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    Anterior Cruciate Ligament Injury

    The anterior cruciate ligament is a band of tissue that runs through the front of your knee joint. It connects your thighbone to your shinbone and helps stabilize and provide movement to your knee.

    Most ACL injuries happen when you slow down, stop, or change direction suddenly while running. You can also strain or tear this ligament if you land a jump wrong, or you get hit in a contact sport like football.

    You might feel a pop when the injury happens. Afterward, your knee will hurt and swell up. You might have trouble fully moving your knee and feel pain when you walk.

    Rest and physical therapy can help an ACL strain heal. If the ligament is torn, youll often need surgery to fix it. Heres what to expect during ACL reconstruction.

    Tennis Leg Causing Muscle Pain And Swelling Behind The Knee

    How to Tell if Knee Pain is Meniscus or Ligament Injury

    A condition called tennis leg can also cause pain in the back of your leg behind the knee.

    Tennis leg is associated with damage to the gastrocnemius where damage to the muscle and the soleus muscle in the calf causes a buildup of fluid.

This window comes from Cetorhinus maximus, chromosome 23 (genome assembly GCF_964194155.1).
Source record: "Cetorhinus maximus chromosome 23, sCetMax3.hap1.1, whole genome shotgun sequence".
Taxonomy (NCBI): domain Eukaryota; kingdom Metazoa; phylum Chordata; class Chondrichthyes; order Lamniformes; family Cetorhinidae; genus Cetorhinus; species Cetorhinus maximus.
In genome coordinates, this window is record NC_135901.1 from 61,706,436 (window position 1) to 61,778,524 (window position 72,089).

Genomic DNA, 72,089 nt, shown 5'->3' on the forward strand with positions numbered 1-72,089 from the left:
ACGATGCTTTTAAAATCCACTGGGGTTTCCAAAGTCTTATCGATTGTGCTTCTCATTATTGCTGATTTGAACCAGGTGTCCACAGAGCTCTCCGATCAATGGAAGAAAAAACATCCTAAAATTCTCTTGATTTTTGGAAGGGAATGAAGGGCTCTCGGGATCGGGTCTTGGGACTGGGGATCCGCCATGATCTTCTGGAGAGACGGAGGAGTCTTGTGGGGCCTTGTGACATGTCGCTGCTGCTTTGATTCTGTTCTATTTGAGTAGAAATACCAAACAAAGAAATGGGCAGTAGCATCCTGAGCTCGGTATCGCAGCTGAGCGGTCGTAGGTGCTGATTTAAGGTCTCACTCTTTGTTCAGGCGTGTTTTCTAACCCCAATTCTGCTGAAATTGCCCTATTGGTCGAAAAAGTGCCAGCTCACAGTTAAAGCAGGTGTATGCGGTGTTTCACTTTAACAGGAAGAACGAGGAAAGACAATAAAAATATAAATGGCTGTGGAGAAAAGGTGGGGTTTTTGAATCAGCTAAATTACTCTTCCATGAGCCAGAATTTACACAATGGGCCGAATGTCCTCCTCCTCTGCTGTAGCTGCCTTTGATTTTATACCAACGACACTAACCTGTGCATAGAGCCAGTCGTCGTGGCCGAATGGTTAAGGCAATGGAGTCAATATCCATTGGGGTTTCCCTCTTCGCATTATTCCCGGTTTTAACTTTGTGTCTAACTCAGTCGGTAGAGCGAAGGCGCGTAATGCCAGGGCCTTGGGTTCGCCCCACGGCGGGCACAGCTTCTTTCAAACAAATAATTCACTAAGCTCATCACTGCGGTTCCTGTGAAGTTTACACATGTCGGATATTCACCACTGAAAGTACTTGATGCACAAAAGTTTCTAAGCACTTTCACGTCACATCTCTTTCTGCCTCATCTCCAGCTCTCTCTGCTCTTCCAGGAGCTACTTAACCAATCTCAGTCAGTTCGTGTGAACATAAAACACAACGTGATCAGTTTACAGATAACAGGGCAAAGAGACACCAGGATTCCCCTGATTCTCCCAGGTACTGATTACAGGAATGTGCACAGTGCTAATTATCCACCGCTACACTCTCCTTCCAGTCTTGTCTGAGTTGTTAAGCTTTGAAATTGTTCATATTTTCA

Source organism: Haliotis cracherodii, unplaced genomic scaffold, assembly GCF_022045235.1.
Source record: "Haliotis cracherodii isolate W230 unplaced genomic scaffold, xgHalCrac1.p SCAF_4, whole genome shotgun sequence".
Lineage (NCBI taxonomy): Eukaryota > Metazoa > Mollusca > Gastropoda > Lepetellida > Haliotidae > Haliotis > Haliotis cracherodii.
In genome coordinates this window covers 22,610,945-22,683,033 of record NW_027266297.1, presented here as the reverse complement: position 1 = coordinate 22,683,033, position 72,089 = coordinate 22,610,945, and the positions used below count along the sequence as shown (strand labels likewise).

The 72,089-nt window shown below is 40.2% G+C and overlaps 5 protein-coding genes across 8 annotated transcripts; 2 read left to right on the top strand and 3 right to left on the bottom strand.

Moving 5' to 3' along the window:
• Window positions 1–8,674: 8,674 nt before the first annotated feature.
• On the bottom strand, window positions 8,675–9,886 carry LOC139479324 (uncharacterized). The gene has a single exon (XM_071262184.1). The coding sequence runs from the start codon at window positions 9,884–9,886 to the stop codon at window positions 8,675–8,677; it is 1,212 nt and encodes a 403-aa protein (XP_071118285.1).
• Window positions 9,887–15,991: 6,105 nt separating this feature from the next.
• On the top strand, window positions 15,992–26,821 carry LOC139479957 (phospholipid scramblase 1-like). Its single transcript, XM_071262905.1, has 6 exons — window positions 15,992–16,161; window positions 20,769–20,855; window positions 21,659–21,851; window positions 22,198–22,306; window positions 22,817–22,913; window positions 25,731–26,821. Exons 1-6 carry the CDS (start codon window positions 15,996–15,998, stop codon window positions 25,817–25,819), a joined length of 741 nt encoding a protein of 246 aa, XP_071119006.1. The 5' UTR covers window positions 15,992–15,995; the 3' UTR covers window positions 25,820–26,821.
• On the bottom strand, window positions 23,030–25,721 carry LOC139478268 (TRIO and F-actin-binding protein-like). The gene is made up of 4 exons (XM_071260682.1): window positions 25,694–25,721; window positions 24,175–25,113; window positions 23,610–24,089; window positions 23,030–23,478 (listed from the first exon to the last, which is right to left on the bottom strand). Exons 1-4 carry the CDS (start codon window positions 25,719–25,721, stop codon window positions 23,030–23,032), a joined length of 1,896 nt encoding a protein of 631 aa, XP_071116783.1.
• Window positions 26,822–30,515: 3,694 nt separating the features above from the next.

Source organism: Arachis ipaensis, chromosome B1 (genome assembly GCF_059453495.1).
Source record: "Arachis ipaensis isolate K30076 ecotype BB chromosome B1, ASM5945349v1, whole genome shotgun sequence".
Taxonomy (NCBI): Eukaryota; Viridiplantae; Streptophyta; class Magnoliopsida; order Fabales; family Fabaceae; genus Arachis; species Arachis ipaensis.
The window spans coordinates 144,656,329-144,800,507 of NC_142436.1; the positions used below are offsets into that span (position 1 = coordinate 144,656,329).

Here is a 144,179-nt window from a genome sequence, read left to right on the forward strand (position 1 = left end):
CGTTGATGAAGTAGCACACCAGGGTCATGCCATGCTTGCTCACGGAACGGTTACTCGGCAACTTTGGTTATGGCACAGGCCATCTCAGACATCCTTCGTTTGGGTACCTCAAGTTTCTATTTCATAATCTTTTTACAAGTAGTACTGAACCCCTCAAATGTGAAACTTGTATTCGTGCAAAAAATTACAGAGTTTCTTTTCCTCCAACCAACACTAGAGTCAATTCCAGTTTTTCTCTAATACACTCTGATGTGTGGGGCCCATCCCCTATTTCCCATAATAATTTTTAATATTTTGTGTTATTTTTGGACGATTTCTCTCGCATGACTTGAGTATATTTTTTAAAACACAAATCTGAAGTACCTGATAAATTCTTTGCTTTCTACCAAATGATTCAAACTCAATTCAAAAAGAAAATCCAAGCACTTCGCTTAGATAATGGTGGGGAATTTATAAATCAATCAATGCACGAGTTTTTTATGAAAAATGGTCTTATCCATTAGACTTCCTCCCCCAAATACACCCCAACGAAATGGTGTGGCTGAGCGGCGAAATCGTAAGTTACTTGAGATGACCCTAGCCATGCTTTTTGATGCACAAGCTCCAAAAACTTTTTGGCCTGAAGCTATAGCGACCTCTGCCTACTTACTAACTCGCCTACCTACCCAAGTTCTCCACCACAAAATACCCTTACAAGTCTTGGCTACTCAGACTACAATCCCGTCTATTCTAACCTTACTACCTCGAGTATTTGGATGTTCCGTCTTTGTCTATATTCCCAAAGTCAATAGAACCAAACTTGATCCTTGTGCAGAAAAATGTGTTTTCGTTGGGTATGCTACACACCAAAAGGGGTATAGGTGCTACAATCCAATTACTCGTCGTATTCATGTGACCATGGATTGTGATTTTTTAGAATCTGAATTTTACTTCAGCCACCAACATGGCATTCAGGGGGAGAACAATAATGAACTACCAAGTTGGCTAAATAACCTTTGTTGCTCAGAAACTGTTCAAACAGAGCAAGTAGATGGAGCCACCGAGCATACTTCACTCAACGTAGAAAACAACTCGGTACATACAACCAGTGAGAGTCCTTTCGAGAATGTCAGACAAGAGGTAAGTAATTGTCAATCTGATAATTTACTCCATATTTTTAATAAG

According to the journal Radiology Case Reports, tennis leg is often a result of sports injuries. Damage to the calf muscles can cause swelling and pain in the posterior knee.10

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    Recommened For Knee Pain

    Meniscus Tear – The menisci of the knee are the pieces of cartilage that cushions the knee joint. When the posterior portion of the meniscus is torn, it may cause pain behind the knee .

    Other causes – Direct trauma to the knee may also cause behind knee pain. Your doctor will diagnose whether it is a knee sprain or a ligament tear.

    Complications From Rear Knee Pain

    There are different complications from rear knee pain, depending on the underlying cause.

    A DVT should always be treated urgently as it can travel to your lungs and cause a pulmonary embolism, which is life-threatening.

    To avoid complications from rear knee pain, you should see a doctor if:

    • You have a fever
    • You have a bluish discoloration, pain, swelling, numbness or tingling in your affected leg
    • You have severe pain even when your leg is not bearing weight
    • Your pain lasts longer than three days or gets worse
    • Your affected leg cant bear weight

    You should also see a doctor if your knee:

    • Is misshapen
    • Is warm, red or swollen

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    In This Video Our Patient Jeannette Had Issues With Spinal Stenosis And Problems Post Knee Replacement

    • Jeannette starts discussing the knee replacement complications at 2:30 into the video. Jeannette is 81 years old.

    Jeannette describes a foot tingling problem. She cannot sit down and relax at the end of the day, it is uncomfortable for her to put her feet up or down because it is tingling. She had a nerve conduction study that shows an injury to her peroneal nerve.